My three brothers-in-law are poets and songwriters. I am constantly amazed at their verbal dexterity in turning the commonplace into art. It is from them that I first learned of found poetry. Found poetry is a poem consisting exclusively of an external text, fashioned into a poem. It is sort of a literary collage, making one rethink the bounds of genre. It has its roots in the found art and ready-mades of Dadaism. Among the 20th century poets who used found poetry were T.S. Eliot, William Carlos Williams and Ezra Pound. I’d like to add Herbert Hoover to the list.
Several of the blogs I’ve written while exiled from the building by Covid lamented my inability to dip into the archival collections. Using only my memory for source material proved a shallow font. Now that I’m back at the Hoover Library, I am finding items that lead me to conclude: ‘That would make a good blog.’
I came across one such item this week. It was a message opening a State University of New York symposium on education for responsible citizenship. Hoover stated: ‘Responsible citizenship is indispensable to self-government by a free people…. But important as is specialized training for government service, the education of all our citizens so that they may have a better understanding of the operations of government and a better knowledge of public issues is equally important. Only with such knowledge can people judge whether their government is good, mediocre or poor, whether statements on questions of concerns to all are true, partly true or entirely false and whether promises are possible of achievement and at what cost to them.’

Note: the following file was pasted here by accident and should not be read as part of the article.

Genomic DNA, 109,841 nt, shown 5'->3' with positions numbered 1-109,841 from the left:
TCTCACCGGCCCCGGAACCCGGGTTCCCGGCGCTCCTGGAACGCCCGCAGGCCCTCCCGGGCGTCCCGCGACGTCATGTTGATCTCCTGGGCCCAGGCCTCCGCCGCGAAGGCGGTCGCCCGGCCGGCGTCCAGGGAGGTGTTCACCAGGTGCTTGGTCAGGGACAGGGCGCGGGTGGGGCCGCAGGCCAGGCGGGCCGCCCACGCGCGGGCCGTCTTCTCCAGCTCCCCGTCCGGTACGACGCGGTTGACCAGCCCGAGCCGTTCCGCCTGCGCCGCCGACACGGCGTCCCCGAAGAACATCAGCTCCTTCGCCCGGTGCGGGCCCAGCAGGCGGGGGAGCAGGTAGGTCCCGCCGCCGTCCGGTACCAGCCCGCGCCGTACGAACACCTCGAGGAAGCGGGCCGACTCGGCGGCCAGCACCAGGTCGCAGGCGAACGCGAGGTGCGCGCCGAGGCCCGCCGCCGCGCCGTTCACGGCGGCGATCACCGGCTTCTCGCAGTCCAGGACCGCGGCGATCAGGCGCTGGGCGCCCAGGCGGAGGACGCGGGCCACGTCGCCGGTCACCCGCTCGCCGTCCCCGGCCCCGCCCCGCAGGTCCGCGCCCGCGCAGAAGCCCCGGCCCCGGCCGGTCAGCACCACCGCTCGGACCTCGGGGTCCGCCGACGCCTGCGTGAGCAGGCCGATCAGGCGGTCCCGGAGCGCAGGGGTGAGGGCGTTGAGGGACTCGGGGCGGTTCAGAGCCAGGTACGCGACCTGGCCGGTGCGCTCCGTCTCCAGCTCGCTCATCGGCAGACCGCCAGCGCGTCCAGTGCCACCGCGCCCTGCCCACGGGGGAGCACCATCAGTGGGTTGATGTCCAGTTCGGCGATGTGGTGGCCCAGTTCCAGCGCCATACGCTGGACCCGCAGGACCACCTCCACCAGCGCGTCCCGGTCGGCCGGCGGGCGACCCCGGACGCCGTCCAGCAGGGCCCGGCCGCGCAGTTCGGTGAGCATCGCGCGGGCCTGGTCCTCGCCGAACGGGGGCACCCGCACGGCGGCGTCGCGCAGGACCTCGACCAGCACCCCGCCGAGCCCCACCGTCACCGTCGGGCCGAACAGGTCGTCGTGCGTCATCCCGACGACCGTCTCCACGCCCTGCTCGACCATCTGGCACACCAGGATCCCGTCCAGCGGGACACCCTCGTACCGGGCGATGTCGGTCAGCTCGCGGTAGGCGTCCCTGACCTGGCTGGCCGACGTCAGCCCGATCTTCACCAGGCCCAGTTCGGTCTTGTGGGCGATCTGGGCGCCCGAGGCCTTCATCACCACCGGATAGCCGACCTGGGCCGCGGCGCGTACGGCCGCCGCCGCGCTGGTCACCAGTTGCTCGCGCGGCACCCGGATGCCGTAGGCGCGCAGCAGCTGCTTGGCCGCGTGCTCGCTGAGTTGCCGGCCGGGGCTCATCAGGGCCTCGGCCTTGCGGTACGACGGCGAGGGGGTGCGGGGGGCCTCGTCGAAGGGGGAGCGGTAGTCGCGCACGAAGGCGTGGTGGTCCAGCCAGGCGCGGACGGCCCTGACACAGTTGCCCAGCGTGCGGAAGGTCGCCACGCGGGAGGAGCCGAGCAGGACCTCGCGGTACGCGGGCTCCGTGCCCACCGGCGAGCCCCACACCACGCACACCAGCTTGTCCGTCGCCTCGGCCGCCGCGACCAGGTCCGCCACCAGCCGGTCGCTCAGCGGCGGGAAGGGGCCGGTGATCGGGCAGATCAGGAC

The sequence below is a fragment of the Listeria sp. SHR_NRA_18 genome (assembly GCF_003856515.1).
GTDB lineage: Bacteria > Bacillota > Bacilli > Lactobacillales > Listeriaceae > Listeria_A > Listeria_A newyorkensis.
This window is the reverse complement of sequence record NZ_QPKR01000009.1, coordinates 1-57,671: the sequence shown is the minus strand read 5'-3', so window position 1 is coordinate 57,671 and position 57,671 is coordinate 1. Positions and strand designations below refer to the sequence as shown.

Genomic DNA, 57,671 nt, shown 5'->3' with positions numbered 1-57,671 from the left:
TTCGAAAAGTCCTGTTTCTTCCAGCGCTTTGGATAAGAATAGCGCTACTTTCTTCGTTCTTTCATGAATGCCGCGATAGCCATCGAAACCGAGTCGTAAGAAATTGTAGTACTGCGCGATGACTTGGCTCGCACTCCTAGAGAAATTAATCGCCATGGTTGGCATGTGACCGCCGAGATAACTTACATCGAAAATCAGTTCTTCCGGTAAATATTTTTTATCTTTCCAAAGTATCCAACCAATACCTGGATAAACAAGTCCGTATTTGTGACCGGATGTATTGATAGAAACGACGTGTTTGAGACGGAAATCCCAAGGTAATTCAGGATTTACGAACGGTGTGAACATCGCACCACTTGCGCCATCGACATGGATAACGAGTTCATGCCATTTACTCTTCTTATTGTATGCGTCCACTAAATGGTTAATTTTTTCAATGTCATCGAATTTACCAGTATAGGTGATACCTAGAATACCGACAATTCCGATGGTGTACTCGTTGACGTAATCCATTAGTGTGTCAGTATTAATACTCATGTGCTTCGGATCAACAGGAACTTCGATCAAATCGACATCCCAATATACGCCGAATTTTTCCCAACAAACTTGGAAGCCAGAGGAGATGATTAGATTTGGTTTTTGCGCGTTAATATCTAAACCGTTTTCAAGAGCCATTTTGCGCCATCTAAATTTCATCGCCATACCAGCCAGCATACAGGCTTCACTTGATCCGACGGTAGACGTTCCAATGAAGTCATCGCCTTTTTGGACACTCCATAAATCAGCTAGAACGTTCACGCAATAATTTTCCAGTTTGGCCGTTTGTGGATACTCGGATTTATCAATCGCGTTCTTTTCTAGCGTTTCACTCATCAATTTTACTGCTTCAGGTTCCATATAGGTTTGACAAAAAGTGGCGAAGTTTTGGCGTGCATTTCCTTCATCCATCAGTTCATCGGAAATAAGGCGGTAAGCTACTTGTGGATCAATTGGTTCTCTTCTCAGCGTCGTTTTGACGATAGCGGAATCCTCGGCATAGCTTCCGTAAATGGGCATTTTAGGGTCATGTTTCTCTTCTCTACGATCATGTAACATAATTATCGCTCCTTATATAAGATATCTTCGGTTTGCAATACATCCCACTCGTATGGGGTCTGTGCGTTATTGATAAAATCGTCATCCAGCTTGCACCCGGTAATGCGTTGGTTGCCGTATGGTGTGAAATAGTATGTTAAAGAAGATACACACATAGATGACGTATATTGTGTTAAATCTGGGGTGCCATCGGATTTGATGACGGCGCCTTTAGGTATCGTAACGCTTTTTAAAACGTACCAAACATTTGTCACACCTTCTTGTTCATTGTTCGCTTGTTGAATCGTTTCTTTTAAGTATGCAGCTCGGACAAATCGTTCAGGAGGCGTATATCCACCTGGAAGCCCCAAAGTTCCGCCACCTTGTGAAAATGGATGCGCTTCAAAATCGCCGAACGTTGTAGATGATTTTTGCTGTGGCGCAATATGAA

Hoover concluded: ‘Every citizen must be capable of making such decisions wisely and must be keenly conscious of his duty to keep informed about public affairs and to participate in them if our system of self-government is to operate at its best.’
There is wisdom in Hoover’s words. Whether or not it is poetry—found or otherwise—is for the individual reader to decide. I’m calling it found poetry because I could find no equivalent for prose.
This is the 140th blog that I’ve written for the Hoover Heads—many created at the behest of the Hoover Library’s social media master, Janlyn Slach. She is retiring at the end of June. Without her prodding, I am not sure that I’ll be as productive. Perhaps it is for the best. Looking back, I can see that many of my blogs recalled Truman Capote’s assessment of Jack Kerouac: ‘That’s not writing; that’s typing.’